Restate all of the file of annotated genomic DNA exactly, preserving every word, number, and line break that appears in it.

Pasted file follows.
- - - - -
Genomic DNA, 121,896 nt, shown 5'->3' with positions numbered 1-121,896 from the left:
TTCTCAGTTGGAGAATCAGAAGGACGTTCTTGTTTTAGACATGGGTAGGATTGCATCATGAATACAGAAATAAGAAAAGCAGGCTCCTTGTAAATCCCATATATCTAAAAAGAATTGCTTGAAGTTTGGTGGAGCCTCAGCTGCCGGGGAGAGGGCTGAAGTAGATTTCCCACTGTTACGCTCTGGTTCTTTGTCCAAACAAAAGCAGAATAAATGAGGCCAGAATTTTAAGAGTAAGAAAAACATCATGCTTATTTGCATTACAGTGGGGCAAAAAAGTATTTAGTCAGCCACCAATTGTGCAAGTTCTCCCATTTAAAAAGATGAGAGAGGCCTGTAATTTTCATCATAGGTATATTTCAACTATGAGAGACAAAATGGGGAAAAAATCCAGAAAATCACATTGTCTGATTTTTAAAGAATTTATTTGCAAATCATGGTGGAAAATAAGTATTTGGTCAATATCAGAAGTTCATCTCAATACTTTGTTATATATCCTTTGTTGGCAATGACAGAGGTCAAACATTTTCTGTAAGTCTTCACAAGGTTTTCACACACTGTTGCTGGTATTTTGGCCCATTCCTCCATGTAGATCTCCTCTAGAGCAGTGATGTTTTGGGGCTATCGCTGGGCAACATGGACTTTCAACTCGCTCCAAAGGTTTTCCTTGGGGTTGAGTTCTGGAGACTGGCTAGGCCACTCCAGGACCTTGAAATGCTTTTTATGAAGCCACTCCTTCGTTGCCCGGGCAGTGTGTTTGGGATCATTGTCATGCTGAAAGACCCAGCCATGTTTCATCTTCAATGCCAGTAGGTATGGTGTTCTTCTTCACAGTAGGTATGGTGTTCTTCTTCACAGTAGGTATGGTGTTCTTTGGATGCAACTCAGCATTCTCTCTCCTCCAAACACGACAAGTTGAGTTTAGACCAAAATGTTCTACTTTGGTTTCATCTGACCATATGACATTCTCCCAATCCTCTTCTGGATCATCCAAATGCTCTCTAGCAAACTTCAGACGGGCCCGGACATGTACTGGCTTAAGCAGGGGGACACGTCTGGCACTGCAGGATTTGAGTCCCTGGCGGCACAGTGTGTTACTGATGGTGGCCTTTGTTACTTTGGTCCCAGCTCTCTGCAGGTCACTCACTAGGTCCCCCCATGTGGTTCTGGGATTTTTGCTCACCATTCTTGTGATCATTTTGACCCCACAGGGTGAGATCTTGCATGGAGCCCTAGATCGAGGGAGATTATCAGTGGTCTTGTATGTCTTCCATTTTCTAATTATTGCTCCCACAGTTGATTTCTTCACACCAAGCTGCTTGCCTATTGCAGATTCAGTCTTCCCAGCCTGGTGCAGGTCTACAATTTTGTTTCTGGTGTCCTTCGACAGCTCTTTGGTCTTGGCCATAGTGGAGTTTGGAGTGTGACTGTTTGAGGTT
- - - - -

Genomic DNA, 121,896 nt, shown 5'->3' with positions numbered 1-121,896 from the left:
TTCTCAGTTGGAGAATCAGAAGGACGTTCTTGTTTTAGACATGGGTAGGATTGCATCATGAATACAGAAATAAGAAAAGCAGGCTCCTTGTAAATCCCATATATCTAAAAAGAATTGCTTGAAGTTTGGTGGAGCCTCAGCTGCCGGGGAGAGGGCTGAAGTAGATTTCCCACTGTTACGCTCTGGTTCTTTGTCCAAACAAAAGCAGAATAAATGAGGCCAGAATTTTAAGAGTAAGAAAAACATCATGCTTATTTGCATTACAGTGGGGCAAAAAAGTATTTAGTCAGCCACCAATTGTGCAAGTTCTCCCATTTAAAAAGATGAGAGAGGCCTGTAATTTTCATCATAGGTATATTTCAACTATGAGAGACAAAATGGGGAAAAAATCCAGAAAATCACATTGTCTGATTTTTAAAGAATTTATTTGCAAATCATGGTGGAAAATAAGTATTTGGTCAATATCAGAAGTTCATCTCAATACTTTGTTATATATCCTTTGTTGGCAATGACAGAGGTCAAACATTTTCTGTAAGTCTTCACAAGGTTTTCACACACTGTTGCTGGTATTTTGGCCCATTCCTCCATGTAGATCTCCTCTAGAGCAGTGATGTTTTGGGGCTATCGCTGGGCAACATGGACTTTCAACTCGCTCCAAAGGTTTTCCTTGGGGTTGAGTTCTGGAGACTGGCTAGGCCACTCCAGGACCTTGAAATGCTTTTTATGAAGCCACTCCTTCGTTGCCCGGGCAGTGTGTTTGGGATCATTGTCATGCTGAAAGACCCAGCCATGTTTCATCTTCAATGCCAGTAGGTATGGTGTTCTTCTTCACAGTAGGTATGGTGTTCTTCTTCACAGTAGGTATGGTGTTCTTTGGATGCAACTCAGCATTCTCTCTCCTCCAAACACGACAAGTTGAGTTTAGACCAAAATGTTCTACTTTGGTTTCATCTGACCATATGACATTCTCCCAATCCTCTTCTGGATCATCCAAATGCTCTCTAGCAAACTTCAGACGGGCCCGGACATGTACTGGCTTAAGCAGGGGGACACGTCTGGCACTGCAGGATTTGAGTCCCTGGCGGCACAGTGTGTTACTGATGGTGGCCTTTGTTACTTTGGTCCCAGCTCTCTGCAGGTCACTCACTAGGTCCCCCCATGTGGTTCTGGGATTTTTGCTCACCATTCTTGTGATCATTTTGACCCCACAGGGTGAGATCTTGCATGGAGCCCTAGATCGAGGGAGATTATCAGTGGTCTTGTATGTCTTCCATTTTCTAATTATTGCTCCCACAGTTGATTTCTTCACACCAAGCTGCTTGCCTATTGCAGATTCAGTCTTCCCAGCCTGGTGCAGGTCTACAATTTTGTTTCTGGTGTCCTTCGACAGCTCTTTGGTCTTGGCCATAGTGGAGTTTGGAGTGTGACTGTTTGAGGTT